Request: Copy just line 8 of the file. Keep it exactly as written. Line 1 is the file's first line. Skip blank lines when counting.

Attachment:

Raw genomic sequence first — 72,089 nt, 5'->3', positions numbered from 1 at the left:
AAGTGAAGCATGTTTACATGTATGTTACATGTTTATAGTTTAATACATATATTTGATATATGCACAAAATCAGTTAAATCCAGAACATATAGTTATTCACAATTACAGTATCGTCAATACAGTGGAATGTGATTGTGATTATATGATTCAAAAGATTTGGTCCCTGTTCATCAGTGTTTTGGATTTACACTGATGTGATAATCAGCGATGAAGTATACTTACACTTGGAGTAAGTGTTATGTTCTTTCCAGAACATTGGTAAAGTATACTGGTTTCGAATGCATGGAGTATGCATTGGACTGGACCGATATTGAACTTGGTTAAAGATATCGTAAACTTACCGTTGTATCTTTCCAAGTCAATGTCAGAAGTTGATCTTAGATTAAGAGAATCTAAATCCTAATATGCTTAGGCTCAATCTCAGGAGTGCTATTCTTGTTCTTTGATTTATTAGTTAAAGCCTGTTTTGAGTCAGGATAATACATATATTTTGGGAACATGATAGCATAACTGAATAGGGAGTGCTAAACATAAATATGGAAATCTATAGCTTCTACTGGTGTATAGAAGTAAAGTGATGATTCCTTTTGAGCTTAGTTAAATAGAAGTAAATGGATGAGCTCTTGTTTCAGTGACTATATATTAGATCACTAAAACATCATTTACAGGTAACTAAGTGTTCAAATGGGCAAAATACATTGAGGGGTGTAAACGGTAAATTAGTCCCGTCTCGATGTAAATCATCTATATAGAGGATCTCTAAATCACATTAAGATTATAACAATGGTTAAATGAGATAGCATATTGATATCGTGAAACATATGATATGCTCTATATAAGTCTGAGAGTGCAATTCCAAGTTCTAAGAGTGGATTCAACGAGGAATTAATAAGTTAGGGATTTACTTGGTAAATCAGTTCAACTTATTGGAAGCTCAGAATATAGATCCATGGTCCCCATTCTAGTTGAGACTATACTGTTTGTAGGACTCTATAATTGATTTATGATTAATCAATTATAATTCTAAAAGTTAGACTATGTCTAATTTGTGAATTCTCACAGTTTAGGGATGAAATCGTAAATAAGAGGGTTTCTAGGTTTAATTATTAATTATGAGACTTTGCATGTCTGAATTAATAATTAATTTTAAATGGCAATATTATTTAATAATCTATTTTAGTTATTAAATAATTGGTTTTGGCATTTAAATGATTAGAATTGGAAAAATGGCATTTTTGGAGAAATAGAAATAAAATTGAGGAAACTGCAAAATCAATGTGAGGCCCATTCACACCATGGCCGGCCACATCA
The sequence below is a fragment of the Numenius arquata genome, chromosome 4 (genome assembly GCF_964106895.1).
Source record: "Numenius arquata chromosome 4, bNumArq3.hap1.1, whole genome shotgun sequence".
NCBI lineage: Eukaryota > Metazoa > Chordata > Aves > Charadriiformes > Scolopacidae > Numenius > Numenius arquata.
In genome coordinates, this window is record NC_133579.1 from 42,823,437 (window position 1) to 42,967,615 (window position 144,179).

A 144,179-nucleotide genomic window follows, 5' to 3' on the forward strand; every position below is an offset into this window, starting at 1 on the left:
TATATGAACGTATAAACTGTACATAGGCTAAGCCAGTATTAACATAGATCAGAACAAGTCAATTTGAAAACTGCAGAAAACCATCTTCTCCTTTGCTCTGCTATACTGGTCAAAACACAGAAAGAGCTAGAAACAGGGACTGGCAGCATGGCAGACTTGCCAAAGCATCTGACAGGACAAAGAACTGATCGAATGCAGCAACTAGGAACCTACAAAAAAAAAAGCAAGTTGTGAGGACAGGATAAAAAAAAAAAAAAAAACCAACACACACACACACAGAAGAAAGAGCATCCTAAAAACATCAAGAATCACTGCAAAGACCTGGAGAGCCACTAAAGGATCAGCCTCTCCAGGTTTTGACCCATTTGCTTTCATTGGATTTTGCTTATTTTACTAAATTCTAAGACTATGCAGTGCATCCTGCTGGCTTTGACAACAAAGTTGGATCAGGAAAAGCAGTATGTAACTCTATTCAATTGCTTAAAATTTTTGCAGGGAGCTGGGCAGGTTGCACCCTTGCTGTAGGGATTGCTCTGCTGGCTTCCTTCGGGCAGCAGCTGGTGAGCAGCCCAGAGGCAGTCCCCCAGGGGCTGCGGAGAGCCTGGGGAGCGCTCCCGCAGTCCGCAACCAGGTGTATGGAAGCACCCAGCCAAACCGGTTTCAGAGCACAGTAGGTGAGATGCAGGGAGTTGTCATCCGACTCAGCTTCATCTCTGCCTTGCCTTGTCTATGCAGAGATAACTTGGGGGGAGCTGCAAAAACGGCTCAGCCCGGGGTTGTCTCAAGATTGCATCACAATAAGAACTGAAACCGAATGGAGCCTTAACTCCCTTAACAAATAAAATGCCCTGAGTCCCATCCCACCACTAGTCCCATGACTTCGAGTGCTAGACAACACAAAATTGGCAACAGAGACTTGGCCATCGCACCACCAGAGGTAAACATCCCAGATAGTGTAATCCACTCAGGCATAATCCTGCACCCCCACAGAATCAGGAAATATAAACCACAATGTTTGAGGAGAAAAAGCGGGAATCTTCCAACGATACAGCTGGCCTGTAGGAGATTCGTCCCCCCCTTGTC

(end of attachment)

TATATGAACGTATAAACTGTACATAGGCTAAGCCAGTATTAACATAGATCAGAACAAGTCAATTTGAAAACTGCAGAAAACCATCTTCTCCTTTGCTCTGCTATACTGGTCAAAACACAGAAAGAGCTAGAAACAGGGACTGGCAGCATGGCAGACTTGCCAAAGCATCTGACAGGACAAAGAACTGATCGAATGCAGCAACTAGGAACCTACAAAAAAAAAAGCAAGTTGTGAGGACAGGATAAAAAAAAAAAAAAAAACCAACACACACACACACAGAAGAAAGAGCATCCTAAAAACATCAAGAATCACTGCAAAGACCTGGAGAGCCACTAAAGGATCAGCCTCTCCAGGTTTTGACCCATTTGCTTTCATTGGATTTTGCTTATTTTACTAAATTCTAAGACTATGCAGTGCATCCTGCTGGCTTTGACAACAAAGTTGGATCAGGAAAAGCAGTATGTAACTCTATTCAATTGCTTAAAATTTTTGCAGGGAGCTGGGCAGGTTGCACCCTTGCTGTAGGGATTGCTCTGCTGGCTTCCTTCGGGCAGCAGCTGGTGAGCAGCCCAGAGGCAGTCCCCCAGGGGCTGCGGAGAGCCTGGGGAGCGCTCCCGCAGTCCGCAACCAGGTGTATGGAAGCACCCAGCCAAACCGGTTTCAGAGCACAGTAGGTGAGATGCAGGGAGTTGTCATCCGACTCAGCTTCATCTCTGCCTTGCCTTGTCTATGCAGAGATAACTTGGGGGGAGCTGCAAAAACGGCTCAGCCCGGGGTTGTCTCAAGATTGCATCACAATAAGAACTGAAACCGAATGGAGCCTTAACTCCCTTAACAAATAAAATGCCCTGAGTCCCATCCCACCACTAGTCCCATGACTTCGAGTGCTAGACAACACAAAATTGGCAACAGAGACTTGGCCATCGCACCACCAGAGGTAAACATCCCAGATAGTGTAATCCACTCAGGCATAATCCTGCACCCCCACAGAATCAGGAAATATAAACCACAATGTTTGAGGAGAAAAAGCGGGAATCTTCCAACGATACAGCTGGCCTGTAGGAGATTCGTCCCCCCCTTGTC